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Mid-Century style and fire safety on the SS United States. Crystal Cruises saves America’s last great ocean liner

Mid-Century style and fire safety on the SS United States. Crystal Cruises saves America’s last great ocean liner

Crystal Cruises, knowing the values of maintaining mid-century design, are planning to bring back the SS United States 1950s and 1960s ocean liner into service.

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Jackie Gleason and John Wayne aboard the mid-century liner. 

Upon her delivery to the United States Lines, the SS United States was most graceful, modern, powerful and sleekest vessel in the world.

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  • With her two oversized red, white, and blue funnels, she projected a powerful and romantic image of maritime travel, one that recalled the first great record-breaking liners of the twentieth century.

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The First Class Ballroom

  • Inside, she was completely fireproof. Her designer William Francis Gibbs’ passion for secrecy, it turned out, was outdone by his utter determination to minimize the threat of fire on board.

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A First Class suite and Stateroom

  • Except for the grand pianos (at the insistence of the Steinway company) and the butcher’s blocks (at the insistence of the catering department), no wood was permitted in any of the ship’s public rooms, accommodations, or crew quarters.

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  • Even the fabric and textiles were specially treated to be non-flammable.

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The Cabin Class Lounge and Ballroom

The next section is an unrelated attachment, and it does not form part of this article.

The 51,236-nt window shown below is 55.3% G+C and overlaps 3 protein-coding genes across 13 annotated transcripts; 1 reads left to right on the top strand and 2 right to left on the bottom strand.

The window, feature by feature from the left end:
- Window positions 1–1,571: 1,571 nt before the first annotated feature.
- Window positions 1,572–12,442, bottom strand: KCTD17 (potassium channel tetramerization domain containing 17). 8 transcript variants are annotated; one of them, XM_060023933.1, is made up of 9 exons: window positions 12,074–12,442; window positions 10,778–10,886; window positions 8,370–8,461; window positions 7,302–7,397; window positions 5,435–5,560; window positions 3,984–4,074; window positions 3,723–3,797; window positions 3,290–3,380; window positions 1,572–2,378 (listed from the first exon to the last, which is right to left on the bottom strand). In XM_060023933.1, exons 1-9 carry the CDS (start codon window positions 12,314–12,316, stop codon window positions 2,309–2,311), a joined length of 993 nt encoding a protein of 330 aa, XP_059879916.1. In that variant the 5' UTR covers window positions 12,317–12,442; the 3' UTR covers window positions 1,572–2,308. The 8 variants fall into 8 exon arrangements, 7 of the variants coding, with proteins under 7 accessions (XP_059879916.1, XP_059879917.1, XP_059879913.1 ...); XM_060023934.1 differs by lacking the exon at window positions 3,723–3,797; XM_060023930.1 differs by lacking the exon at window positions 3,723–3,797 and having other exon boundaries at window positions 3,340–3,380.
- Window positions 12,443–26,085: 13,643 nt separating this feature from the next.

• Designing attractive interiors around these strict parameters fell to Dorothy Marckwald, of the New York firm Smyth, Urquhart & Marckwald.
  • The firm, and Ms. Marckwald, in particular, had been working on Gibbs & Cox ships for decades. The ship’s 23 public rooms, 395 staterooms, and 14 first-class suites were as beautiful as they were fireproof.

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The Theatre

  • The emphasis was on color: Reds, blues, greens, and golds (“muddy colors” were avoided) contrasted pleasantly with oyster white walls and deep black linoleum flooring in the passageways.

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The Navaho Lounge

  • Artwork tended to be of glass or other spun fibers, all with patriotic themes: the first-class dining room contained sculptures representing the four freedoms, while the Observation Lounge contained murals of ocean currents and depictions of constellations.

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The First Class Dining Room

  • To guarantee fire safety, Gibbs had an entire mock-up cabin put together at the National Bureau of Standards’ test facility, replete with Ms. Marckwald’s un-flammable furniture, and set it alight.
  • All the “passenger effects” such as clothes, paper, perfume, and luggage were incinerated, but the cabin fittings, though scorched, were untouched right down to the curtains.

Stars and Celebrities aboard the SS United States…

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Mid-Century design aboard the SS United States and SS America

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